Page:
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Leaders prepare to block Trump attacks on civil rights

By Hazel Trice Edney / December 1, 2016

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President Barack Obama meets with President-elect Donald Trump in the Oval Office, Nov. 10, 2016. During this meeting, Trump appeared humbled, called President Obama a “good man” and said he would seek Obama’s advice.  Photo courtesy of Pete Souza/The White House

President Barack Obama meets with President-elect Donald Trump in the Oval Office, Nov. 10, 2016. During this meeting, Trump appeared humbled, called President Obama a “good man” and said he would seek Obama’s advice. Photo courtesy of Pete Souza/The White House

WASHINGTON, D.C. – Leaders of the nation’s top seven civil rights organizations are not buying President-elect Donald Trump’s softened, new and improved version.

Those leaders: Marc Morial of the National Urban League; Melanie Campbell of the National Coalition on Black Civic Participation; Wade Henderson of the Leadership Conference on Civil Rights; Cornell William Brooks of the NAACP; Sherrilyn Ifill of the NAACP Legal Defense Fund; and Kristin Clark of the Lawyers Committee for Civil Rights Under Law, say it will not be Trump’s tone, but his actions that will determine what they will now do to guard against and protect any roll backs on civil rights gains. The heads of the organizations said the election of Trump places at risk hard-fought gains in the area of civil rights and economic opportunity.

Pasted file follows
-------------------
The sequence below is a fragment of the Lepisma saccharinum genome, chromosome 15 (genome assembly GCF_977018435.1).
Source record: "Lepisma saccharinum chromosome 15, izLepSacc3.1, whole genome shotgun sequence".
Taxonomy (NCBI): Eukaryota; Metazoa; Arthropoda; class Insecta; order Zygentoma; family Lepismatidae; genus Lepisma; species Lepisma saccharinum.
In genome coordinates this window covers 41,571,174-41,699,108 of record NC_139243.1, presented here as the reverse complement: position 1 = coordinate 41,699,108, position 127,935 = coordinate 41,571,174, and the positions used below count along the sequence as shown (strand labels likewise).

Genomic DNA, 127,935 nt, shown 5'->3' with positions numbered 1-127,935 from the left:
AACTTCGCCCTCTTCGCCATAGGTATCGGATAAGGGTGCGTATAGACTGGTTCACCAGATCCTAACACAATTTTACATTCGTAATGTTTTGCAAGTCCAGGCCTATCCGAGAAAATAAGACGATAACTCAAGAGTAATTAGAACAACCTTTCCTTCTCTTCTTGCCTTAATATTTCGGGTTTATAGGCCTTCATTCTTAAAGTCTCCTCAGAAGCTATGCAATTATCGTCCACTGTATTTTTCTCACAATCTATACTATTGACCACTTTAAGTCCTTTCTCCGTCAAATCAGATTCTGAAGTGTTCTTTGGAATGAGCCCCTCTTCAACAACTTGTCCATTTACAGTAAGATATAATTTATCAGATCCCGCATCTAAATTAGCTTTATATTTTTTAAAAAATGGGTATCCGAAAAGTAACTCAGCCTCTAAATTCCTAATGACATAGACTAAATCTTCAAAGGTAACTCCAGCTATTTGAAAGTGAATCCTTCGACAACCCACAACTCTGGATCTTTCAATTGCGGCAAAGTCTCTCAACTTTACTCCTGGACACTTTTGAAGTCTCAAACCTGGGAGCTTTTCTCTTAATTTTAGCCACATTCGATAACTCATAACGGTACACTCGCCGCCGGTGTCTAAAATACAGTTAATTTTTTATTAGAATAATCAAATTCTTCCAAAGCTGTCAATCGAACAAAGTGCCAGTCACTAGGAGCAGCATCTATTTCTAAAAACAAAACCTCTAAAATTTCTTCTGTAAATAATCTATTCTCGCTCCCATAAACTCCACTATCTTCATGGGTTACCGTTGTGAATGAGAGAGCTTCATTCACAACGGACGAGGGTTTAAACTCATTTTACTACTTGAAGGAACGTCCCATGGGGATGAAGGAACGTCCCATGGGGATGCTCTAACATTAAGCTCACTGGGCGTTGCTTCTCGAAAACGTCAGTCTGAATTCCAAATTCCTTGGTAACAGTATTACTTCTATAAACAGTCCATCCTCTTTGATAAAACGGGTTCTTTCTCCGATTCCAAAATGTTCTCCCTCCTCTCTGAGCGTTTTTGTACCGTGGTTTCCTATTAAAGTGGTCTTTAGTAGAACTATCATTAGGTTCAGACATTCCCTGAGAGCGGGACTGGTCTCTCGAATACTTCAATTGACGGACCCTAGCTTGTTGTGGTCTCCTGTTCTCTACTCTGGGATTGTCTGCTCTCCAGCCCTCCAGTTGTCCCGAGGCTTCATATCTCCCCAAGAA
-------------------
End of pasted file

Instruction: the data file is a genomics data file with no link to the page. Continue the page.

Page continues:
“We have a responsibility that we will not acquit ourselves of to vigorously oppose any policies, any actions, any appointments, any steps which are inconsistent with our very important agenda and which would serve to turn back the clock on hard-fought civil rights gains,” said Sharpton.

According to the leaders, the first sign of danger was Trump’s hiring of Stephen K. “Steve” Bannon, the publisher of Breitbart news, the voice of the so-called “alt-right” – White supremacists and racists across the nation. Their second sign was Trump’s nomination of Sen. Jeff Sessions (R-Ala.) for U.S. Attorney General. Sessions once said the Ku Klux Klan was all right with him until he learned that they smoked pot. He was also denied a federal judgeship in 1986 for a “slew of racist comments, including calling the work of the NAACP and ACLU ‘Un-American’,” according to the NAACP.

“Whether one whispers or whether one shouts, if the message is the same what does it matter?” Sharpton said of Trump in response to a question during a phone conference between journalists and civil rights leaders. “I think we are mistaking his change in tone with change in content. He has said very loudly that he wants stop and frisk and that he supports the state laws that oppress voters as well as anti-immigration stances.”

Because of these issues – among other indicators that there is trouble ahead – Sharpton has announced a mass march on Jan. 14, during the Martin Luther King Holiday weekend – less than a week before the Trump inauguration, Jan. 20.